Monday, April 16, 2012

Charlotte trails nation in walkability has been running a wonderfully written series about pedestrians, but in the No. 3 installment, about the website, the article has a list of cities and neighborhoods deemed "most walkable" and "least walkable" according to the Walk Score formula. New York ranked most walkable. Charlotte wasn't least walkable that honor (?) went to Jacksonville, Fla. But the Queen City was the next-to-last.

I've written much about the need for more walkable neighborhoods and about more lights, crossings, sidewalks and just as important destinations within walking distance. And, as Tom Vanderbilt's article makes clear, part of Walk Score's value is that it bothers to quantify something that few other metrics do, and it coughs out an easily understood score, which makes comparisons easy. However,  it is not perfect.

Because of the flaws in the way it's done, the Walk Score also makes comparisons suspect. For instance, it deems the Cherry neighborhood the most walkable in Charlotte. Um, why?

 Although I feel affection and protective toward that small, African-American neighborhood snuggled next to, but predates, Myers Park, and much as I hope its proximity to uptown does not ensure a future of high-rises, and evocative though its bungalows are and its wonderful square, surrounded with a school, a church, stores and houses it is significantly less walkable than uptown (see photo above), or any of its neighborhoods. Yes, you can walk to Trader Joe's, but that isn't a full-service grocery. Is there a drug store in walkable distance? I suppose you can count the Target, but it's across some yucky high-capacity streets. Cherry is technically walkable, but not comfortably walkable. Uptown has better amenities for pedestrians, better access to jobs and better access to transit.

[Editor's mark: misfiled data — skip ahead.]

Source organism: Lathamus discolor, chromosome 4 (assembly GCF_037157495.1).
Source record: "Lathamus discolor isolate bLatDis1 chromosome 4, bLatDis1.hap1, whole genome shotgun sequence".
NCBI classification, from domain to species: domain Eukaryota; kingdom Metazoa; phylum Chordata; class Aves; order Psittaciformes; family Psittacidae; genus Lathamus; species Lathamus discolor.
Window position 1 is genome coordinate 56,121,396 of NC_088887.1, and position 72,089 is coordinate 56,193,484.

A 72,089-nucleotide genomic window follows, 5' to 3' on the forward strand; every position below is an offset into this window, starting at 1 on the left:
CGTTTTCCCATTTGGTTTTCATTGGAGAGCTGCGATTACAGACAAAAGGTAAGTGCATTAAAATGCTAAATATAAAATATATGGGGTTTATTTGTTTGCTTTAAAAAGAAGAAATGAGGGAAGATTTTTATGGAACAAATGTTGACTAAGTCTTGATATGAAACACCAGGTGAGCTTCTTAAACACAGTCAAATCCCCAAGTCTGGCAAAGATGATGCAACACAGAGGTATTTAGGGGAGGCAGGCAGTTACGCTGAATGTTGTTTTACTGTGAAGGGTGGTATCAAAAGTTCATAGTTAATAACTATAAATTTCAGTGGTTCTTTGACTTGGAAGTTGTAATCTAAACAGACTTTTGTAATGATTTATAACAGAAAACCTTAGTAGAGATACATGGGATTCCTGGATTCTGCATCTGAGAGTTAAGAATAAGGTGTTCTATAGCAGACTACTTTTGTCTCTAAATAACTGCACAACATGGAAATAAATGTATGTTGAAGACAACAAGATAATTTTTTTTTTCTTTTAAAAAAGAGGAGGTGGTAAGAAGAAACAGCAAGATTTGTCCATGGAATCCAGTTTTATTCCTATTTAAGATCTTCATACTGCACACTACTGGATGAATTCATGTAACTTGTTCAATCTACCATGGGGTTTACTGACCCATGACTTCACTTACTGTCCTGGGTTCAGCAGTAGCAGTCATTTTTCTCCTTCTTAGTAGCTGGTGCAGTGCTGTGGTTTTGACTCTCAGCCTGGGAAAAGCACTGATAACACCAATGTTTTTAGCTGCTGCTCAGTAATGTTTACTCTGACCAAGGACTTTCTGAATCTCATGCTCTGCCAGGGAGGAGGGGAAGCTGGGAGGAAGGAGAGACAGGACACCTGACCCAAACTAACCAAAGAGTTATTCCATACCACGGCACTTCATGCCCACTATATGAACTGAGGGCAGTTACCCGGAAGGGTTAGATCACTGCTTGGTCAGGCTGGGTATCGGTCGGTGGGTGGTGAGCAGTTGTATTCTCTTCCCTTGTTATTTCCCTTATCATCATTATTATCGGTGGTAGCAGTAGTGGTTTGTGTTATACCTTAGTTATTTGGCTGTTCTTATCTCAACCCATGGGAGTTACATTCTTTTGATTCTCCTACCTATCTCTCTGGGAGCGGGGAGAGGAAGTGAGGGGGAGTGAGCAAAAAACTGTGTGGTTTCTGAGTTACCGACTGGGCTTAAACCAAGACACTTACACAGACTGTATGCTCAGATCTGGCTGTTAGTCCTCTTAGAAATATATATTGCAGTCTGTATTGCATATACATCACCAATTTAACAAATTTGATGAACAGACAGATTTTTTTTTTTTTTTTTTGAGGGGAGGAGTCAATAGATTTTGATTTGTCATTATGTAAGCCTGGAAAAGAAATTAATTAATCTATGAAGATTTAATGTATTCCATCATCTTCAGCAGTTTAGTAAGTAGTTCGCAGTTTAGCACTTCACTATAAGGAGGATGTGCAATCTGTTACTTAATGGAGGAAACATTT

One commenter on Slate had this to say:

The Charlotte data is laughable.

Cherry is a neighborhood where you are quite likely to get yourself killed if you are silly enough to walk there. Also the locations labeled B, D, and A are in Dilworth. Location H is in Myers Park, and location I is on the campus of Central Piedmont Community College. Only location G could even possibly considered as being sort of kind of on the extreme southern border of Cherry, and businesses on Kings Drive I'm sure would never think of themselves as actually being "in" that blighted neighborhood.

Charlotte has some walkable neighborhoods, especially Fourth Ward and to a somewhat lesser extent the newly-gentrified First Ward, but seeing how horribly inaccurate the cited data is makes me wonder about the other cities in this slide show.

For the record, I question the assumption that you'd get killed walking through Cherry. It's  low-income, but that does not automatically equal Murder Central. But while Cherry is obviously a better place for pedestrians to get somewhere useful than, say, Windy Ridge, Raintree or Stonehaven, I would not rate it the city's most walkable neighborhood.

If you have nominations or thoughts, pop them into the comments section below. I moderate comments, so there could be a delay of a few minutes or longer before they appear.